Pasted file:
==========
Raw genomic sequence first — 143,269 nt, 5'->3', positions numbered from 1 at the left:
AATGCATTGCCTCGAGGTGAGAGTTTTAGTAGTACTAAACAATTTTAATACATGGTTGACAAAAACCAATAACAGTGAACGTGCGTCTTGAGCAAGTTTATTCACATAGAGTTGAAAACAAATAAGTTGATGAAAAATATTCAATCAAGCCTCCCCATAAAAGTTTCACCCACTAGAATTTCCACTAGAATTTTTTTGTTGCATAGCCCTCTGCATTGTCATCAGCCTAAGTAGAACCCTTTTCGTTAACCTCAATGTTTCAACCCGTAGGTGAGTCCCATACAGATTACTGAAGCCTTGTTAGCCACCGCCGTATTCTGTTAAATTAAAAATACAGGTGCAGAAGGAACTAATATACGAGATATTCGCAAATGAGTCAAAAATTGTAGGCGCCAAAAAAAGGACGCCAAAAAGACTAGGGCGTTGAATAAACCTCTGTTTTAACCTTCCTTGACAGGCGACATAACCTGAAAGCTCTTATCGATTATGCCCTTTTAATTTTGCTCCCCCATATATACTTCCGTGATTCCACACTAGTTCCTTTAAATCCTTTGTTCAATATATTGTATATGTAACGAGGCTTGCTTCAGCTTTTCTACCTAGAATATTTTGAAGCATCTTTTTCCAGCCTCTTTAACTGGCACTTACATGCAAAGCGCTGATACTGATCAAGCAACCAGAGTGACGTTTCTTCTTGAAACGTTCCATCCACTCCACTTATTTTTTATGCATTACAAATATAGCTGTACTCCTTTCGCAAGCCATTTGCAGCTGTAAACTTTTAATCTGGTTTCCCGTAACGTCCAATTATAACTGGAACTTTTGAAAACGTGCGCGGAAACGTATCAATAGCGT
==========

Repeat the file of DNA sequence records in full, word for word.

Raw genomic sequence first — 143,269 nt, 5'->3', positions numbered from 1 at the left:
AATGCATTGCCTCGAGGTGAGAGTTTTAGTAGTACTAAACAATTTTAATACATGGTTGACAAAAACCAATAACAGTGAACGTGCGTCTTGAGCAAGTTTATTCACATAGAGTTGAAAACAAATAAGTTGATGAAAAATATTCAATCAAGCCTCCCCATAAAAGTTTCACCCACTAGAATTTCCACTAGAATTTTTTTGTTGCATAGCCCTCTGCATTGTCATCAGCCTAAGTAGAACCCTTTTCGTTAACCTCAATGTTTCAACCCGTAGGTGAGTCCCATACAGATTACTGAAGCCTTGTTAGCCACCGCCGTATTCTGTTAAATTAAAAATACAGGTGCAGAAGGAACTAATATACGAGATATTCGCAAATGAGTCAAAAATTGTAGGCGCCAAAAAAAGGACGCCAAAAAGACTAGGGCGTTGAATAAACCTCTGTTTTAACCTTCCTTGACAGGCGACATAACCTGAAAGCTCTTATCGATTATGCCCTTTTAATTTTGCTCCCCCATATATACTTCCGTGATTCCACACTAGTTCCTTTAAATCCTTTGTTCAATATATTGTATATGTAACGAGGCTTGCTTCAGCTTTTCTACCTAGAATATTTTGAAGCATCTTTTTCCAGCCTCTTTAACTGGCACTTACATGCAAAGCGCTGATACTGATCAAGCAACCAGAGTGACGTTTCTTCTTGAAACGTTCCATCCACTCCACTTATTTTTTATGCATTACAAATATAGCTGTACTCCTTTCGCAAGCCATTTGCAGCTGTAAACTTTTAATCTGGTTTCCCGTAACGTCCAATTATAACTGGAACTTTTGAAAACGTGCGCGGAAACGTATCAATAGCGT